Tips for Teachers
Making an Apology - Acknowledging a Mistake
Sometimes professional educators are reluctant to consider actually making an apology to their students, as it may seem that they are somehow acknowledging their own failure or making themselves seem less of an effective authority, or even a competent professional. My view is that apologizing to children has the potential to convey the exact opposite.
Truly confident and competent teachers are reflective about their work. They recognize that in every interaction with a child, there are at least two parts to the puzzle... what the child does, and how the teacher responds, or what the teacher may have done that could have contributed to the child’s behavior. Therefore, recognizing that one was having a bad day, or was too impatient, or was too harsh, or didn’t take the time to think about what the child may have needed, is the sign of excellent professionalism.
One of the great things about teaching is that there are so many opportunities to improve... each day is truly a new day. Saying to a child, “You know, I was thinking about yesterday when I spoke to you about using gentle hands” (or turning in your assignments, or interrupting your fellow classmates, whatever the behavior might have been), “and I realize that I did not use a kind voice with you. I was very angry about... I was a bit crabby myself... I didn’t realize how frustrated you felt...” (or whatever was going on for the child), “And I should not have talked with you in that way, it wasn’t polite, and I am sorry. That is something that I will work harder on in the future. You need to work on using gentle hands, and I need to work on using kinder words when I speak with you.”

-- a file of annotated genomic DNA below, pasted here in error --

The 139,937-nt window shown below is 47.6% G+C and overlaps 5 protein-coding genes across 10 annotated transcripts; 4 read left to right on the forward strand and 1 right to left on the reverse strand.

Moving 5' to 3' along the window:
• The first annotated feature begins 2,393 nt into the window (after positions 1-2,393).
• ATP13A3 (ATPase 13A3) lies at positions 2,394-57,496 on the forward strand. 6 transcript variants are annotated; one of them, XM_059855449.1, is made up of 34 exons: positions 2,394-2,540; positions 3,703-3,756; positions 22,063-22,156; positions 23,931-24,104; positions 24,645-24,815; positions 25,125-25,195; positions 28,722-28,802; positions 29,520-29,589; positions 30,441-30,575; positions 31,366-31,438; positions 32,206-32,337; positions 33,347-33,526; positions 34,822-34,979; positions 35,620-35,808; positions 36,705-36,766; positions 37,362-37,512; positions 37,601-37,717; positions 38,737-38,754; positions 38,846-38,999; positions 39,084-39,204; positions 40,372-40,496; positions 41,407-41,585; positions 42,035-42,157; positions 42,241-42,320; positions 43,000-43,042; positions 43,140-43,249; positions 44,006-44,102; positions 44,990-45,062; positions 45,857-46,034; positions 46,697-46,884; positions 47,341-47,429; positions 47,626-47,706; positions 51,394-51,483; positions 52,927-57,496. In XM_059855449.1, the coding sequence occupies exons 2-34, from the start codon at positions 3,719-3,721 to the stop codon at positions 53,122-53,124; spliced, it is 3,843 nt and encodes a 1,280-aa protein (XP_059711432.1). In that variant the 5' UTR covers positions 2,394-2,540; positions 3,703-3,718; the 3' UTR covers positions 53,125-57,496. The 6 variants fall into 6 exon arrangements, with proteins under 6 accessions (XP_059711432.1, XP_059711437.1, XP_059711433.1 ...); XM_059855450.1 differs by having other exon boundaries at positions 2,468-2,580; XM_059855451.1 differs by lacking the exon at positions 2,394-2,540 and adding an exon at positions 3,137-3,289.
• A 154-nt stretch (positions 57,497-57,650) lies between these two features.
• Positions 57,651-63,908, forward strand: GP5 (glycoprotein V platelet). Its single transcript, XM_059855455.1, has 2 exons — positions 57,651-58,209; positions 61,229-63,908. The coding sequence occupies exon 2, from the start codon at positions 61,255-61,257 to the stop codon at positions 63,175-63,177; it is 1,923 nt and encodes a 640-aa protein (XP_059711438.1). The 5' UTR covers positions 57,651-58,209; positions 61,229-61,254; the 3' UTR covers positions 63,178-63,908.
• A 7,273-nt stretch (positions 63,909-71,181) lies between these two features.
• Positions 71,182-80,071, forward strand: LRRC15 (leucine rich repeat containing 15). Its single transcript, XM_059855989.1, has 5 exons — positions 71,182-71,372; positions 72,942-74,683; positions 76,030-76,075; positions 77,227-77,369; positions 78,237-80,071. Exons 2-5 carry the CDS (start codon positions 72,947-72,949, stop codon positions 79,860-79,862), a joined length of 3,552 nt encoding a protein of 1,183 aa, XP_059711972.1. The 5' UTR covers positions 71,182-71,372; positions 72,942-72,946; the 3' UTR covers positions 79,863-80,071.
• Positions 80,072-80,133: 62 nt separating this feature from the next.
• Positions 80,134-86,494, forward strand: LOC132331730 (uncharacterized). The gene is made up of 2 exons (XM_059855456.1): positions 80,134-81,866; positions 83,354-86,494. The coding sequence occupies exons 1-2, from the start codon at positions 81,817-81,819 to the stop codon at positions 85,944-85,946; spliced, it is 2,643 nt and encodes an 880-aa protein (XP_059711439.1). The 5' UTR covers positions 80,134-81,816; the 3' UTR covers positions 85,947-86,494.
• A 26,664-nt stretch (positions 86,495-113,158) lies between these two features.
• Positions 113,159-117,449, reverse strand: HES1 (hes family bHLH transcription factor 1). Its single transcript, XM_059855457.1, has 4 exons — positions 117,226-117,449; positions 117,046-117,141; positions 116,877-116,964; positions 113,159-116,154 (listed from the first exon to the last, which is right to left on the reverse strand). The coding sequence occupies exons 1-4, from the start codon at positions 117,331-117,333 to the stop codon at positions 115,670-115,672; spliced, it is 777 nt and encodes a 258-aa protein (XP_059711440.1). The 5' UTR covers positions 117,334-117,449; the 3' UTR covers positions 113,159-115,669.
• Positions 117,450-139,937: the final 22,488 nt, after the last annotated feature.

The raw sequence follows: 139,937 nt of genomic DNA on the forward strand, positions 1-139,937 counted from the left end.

This kind of interaction can go a long way towards healing resentments and encouraging better behavior on the part of children, who see that you’re willing to work on stuff, too.
Parents also worry about losing their authority if they apologize to their children. While apologies are not an excuse for poor parenting interventions, occasionally acknowledging our mistakes, as we follow through on our intention to do better, can be very healing. It also sets a model for teaching children how to reflect on their behavior and apologize themselves when appropriate.
This kind of modeling is much more effective than forcing children to apologize when they have committed a wrong, which only teaches them to become hypocrites. If a child is not truly sorry, then forcing him/her to say those words is meaningless.
If children see that their parents think about their own actions and words with their children, and are willing to apologize when they have been wrong, this can go a long way towards supporting children to take responsibility for their actions as well. The intent of a specific parental apology, however, should not be to get an apology from the child at that time.
Using the words, “I thought about what happened yesterday when you spilled the juice at dinner, and even though I was frustrated by the mess I should not have yelled at you like I did, as I know it was an accident and I’m sorry for that” is very validating for children. It shows that you think about them even when you’re not with them, which is important, and it shows that you can reflect on and take responsibility for your own overreactions. If it’s a behavior pattern you’d like to see your child change, you can add, “You do need to work on being more careful when you pour,” along with “I will work on not overreacting and yelling at you, because I know that just hurts your feelings and makes you angry.” The goal of discipline is not to make children feel hurt, humiliated, or angry, it is to help them learn.
Happy Spring, Everyone!